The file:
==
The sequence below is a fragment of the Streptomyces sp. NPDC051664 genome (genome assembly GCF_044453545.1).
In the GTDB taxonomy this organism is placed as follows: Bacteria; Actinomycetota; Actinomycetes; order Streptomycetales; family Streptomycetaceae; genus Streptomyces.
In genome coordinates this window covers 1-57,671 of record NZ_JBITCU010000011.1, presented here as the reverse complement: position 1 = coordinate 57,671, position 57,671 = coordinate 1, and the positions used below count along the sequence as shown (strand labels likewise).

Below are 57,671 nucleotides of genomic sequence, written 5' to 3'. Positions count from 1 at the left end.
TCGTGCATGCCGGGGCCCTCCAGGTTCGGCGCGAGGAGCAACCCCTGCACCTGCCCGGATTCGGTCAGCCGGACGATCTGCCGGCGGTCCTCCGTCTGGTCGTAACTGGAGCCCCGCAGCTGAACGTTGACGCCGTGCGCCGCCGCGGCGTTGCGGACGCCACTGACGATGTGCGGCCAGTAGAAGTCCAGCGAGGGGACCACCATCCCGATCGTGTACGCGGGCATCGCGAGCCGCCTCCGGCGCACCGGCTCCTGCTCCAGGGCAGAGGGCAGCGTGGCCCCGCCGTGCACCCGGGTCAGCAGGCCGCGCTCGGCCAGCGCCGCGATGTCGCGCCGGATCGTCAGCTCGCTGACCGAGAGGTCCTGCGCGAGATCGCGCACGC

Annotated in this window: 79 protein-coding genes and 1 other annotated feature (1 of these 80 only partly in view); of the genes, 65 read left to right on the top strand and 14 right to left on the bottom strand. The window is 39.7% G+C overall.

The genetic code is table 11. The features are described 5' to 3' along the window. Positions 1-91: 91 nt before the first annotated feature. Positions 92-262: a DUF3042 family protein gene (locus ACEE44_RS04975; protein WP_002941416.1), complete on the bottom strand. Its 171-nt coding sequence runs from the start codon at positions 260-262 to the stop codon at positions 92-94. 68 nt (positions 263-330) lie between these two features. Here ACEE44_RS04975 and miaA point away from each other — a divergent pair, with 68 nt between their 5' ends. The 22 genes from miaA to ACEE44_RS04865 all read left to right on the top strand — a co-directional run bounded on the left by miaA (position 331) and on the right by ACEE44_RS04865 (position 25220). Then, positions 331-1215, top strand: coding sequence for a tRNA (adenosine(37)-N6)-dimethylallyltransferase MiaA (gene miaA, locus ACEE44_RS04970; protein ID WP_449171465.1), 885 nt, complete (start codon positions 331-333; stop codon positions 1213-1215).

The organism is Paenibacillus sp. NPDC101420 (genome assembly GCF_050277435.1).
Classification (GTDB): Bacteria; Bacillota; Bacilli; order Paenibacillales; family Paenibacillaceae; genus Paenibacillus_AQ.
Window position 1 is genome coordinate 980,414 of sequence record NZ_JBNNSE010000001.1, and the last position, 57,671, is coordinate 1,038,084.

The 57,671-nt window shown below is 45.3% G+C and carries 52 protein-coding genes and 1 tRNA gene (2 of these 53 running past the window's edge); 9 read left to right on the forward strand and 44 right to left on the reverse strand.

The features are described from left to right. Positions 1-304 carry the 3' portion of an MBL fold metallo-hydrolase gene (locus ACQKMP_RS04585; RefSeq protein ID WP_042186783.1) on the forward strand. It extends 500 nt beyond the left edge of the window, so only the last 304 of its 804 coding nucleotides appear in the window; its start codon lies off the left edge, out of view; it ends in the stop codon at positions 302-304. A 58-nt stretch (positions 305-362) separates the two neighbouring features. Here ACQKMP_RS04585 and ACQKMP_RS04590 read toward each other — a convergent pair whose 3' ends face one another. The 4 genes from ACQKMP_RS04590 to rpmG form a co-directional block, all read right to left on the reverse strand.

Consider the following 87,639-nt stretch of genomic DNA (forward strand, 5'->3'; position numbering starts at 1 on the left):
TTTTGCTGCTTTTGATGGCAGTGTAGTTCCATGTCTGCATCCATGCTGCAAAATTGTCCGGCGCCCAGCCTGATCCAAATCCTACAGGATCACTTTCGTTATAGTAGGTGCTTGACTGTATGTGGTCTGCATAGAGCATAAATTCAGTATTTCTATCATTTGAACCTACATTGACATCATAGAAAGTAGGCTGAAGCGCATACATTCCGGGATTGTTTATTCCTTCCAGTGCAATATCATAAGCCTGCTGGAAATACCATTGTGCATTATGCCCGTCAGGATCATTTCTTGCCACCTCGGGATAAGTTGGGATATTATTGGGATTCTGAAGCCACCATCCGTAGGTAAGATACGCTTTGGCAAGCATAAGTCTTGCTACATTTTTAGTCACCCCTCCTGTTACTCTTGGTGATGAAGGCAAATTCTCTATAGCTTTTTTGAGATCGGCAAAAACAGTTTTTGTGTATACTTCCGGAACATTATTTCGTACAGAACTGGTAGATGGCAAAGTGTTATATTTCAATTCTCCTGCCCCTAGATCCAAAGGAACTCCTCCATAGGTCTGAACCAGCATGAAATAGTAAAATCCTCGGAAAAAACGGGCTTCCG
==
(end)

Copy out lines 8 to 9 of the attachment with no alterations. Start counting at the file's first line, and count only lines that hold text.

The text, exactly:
The organism is Paenibacillus sp. NPDC101420 (genome assembly GCF_050277435.1).
Classification (GTDB): Bacteria; Bacillota; Bacilli; order Paenibacillales; family Paenibacillaceae; genus Paenibacillus_AQ.